This book is above all about representations. One might say that it is more concerned with imaginary than with real Jews, though it would be naïve to draw a strict dichotomy between representations and hard facts, myths and realities, discourses and practices, history as it was imagined andwie es eigentlich gewesen.The principal subject matter is what people in France thought, wrote, and said about the Jews. In order for these representations to make sense, it is necessary to have a minimum of contextual knowledge about who the Jews were according to the law, how many of them lived...

  6. CHAPTER 2 Jews and Philosophes
    (pp. 35-65)

    Historians concerned with the relationship between the Enlightenment and the Jews have tended to ask whether the philosophes were anti-Semitic or philo-Semitic, whether their plans for the integration of Jews into Gentile society were a positive or negative development, and whether those Jews who embraced the Enlightenment were liberating themselves or shamefully casting aside their ancient identity. These are all variations on a single question, namely, whether the Enlightenment was good or bad for the Jews.¹ They have been debated since the time of the Enlightenment itself, though some of the terms (such as anti-Semitic and philo-Semitic) are specific to...

  7. CHAPTER 3 Jews and Citizens
    (pp. 66-109)

    By the time Louis XVI took the throne in 1775, the period of the High Enlightenment was nearly over. Of the writers examined in the last chapter, Montesquieu was twenty years dead, and d’Argens had died in 1771. Voltaire had only three years to live, and Diderot was beginning his last decade of life. Already at the end of Louis XV’s reign the attention of readers began to shift from the anticlerical and philosophically speculative works of the philosophes to the protests of judicial magistrates against the despotism of the absolute monarchy. The taboo against discussions of legal or “constitutional”...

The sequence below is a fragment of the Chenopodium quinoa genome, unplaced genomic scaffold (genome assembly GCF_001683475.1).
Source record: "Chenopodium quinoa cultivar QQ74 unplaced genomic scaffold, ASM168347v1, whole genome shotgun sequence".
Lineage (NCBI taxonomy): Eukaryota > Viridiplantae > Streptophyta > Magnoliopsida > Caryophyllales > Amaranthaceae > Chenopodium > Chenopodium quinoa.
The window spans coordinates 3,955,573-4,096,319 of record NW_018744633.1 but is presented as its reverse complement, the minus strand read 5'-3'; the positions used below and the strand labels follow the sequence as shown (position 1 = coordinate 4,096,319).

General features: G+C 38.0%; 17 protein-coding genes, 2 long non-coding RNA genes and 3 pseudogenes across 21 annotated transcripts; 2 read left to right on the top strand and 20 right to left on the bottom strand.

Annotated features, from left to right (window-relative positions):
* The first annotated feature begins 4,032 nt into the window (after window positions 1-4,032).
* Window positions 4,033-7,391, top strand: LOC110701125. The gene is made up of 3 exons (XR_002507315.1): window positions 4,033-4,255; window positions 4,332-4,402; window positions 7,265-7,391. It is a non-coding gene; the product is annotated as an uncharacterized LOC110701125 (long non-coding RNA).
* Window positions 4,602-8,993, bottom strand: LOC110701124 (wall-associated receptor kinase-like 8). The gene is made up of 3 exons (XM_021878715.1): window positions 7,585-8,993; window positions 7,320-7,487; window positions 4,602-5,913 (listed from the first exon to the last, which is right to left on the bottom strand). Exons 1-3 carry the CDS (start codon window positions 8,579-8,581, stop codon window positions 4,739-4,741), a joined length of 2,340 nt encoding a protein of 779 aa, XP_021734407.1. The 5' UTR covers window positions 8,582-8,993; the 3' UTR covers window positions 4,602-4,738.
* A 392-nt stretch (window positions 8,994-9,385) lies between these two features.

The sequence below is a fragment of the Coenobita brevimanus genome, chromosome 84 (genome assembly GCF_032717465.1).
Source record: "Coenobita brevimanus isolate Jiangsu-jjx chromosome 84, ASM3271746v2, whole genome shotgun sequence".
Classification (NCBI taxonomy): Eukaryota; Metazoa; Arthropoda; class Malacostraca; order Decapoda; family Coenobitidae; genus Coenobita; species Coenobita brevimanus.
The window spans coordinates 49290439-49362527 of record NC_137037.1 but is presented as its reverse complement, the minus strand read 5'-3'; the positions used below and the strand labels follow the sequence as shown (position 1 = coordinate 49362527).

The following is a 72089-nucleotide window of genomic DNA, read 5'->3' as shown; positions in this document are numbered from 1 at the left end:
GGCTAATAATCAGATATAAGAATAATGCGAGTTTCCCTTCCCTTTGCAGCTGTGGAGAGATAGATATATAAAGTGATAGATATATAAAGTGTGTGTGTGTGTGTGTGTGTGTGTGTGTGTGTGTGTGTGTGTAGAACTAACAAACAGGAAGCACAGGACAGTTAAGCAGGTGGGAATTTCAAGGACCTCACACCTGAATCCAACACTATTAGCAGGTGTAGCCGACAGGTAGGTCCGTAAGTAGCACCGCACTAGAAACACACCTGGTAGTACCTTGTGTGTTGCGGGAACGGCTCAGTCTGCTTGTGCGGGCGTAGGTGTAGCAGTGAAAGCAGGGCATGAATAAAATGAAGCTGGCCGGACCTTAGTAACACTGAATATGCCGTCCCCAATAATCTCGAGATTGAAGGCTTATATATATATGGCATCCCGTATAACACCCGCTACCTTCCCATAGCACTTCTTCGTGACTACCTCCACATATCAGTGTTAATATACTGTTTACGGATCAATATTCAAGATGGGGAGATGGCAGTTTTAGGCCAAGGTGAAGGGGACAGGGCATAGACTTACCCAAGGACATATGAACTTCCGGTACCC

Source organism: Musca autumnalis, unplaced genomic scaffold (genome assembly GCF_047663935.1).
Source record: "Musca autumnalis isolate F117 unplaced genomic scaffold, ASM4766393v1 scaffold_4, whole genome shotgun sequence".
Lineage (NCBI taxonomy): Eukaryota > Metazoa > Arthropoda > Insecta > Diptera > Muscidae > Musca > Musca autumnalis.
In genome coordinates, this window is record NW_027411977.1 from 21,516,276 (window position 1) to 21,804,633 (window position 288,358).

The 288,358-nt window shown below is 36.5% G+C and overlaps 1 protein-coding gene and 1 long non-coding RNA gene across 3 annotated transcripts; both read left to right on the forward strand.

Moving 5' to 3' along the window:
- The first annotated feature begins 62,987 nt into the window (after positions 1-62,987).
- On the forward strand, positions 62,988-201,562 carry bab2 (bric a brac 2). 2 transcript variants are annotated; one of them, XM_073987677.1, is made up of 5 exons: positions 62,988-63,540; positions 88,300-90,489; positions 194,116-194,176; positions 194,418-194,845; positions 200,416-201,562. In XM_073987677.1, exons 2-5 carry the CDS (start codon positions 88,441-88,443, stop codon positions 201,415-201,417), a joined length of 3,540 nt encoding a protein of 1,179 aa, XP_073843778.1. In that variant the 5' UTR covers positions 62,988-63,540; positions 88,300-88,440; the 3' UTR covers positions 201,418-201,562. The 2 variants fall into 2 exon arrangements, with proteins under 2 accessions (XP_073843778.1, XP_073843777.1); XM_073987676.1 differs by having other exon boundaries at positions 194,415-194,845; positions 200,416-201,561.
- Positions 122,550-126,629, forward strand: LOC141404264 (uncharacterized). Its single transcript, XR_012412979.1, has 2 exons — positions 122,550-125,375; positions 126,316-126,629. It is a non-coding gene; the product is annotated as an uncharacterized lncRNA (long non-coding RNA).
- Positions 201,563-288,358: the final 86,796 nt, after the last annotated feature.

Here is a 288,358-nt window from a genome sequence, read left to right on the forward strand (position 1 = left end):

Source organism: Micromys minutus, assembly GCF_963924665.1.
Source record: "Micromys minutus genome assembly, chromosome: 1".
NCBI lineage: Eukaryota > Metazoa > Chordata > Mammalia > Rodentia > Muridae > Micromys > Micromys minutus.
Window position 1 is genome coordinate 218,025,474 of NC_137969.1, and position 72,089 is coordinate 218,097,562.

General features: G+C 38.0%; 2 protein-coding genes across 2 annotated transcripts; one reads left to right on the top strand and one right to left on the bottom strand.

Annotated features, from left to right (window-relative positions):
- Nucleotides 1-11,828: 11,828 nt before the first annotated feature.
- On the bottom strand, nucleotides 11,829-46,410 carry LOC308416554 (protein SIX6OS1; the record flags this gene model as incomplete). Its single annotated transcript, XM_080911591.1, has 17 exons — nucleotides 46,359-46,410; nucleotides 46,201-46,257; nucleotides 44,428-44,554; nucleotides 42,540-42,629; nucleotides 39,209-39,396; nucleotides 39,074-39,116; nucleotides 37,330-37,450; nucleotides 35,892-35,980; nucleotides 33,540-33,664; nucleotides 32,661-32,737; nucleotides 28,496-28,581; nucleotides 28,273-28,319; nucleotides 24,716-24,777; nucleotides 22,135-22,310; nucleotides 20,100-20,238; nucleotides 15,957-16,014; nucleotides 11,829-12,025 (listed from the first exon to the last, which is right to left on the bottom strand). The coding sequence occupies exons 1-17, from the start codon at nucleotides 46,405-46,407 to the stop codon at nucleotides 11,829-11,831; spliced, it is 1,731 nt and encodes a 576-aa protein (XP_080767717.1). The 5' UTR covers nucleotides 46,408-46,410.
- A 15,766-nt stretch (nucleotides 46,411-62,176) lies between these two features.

8. CHAPTER 4 Contrapuntal Readings: Jewish Self-Representation in Prerevolutionary France
    (pp. 110-149)

    The previous two chapters demonstrated that Jews played a disproportionately important role in the writings of philosophers, reformers, and social commentators in eighteenth-century France. This chapter aims to show how Jews responded to this mountain of literature in which French authors claimed to describe them. It examines Jewish strategies of self-representation as revealed in three types of texts. The first consists of standard apologies for the Jews and their religion; the second comprises “patriotic liturgy,” or the religious devotions performed on occasions of state importance; and the third is made up of symbolic actions with which Jews attempted to convey...

  9. CHAPTER 5 Constituting Differences: The French Revolution and the Jews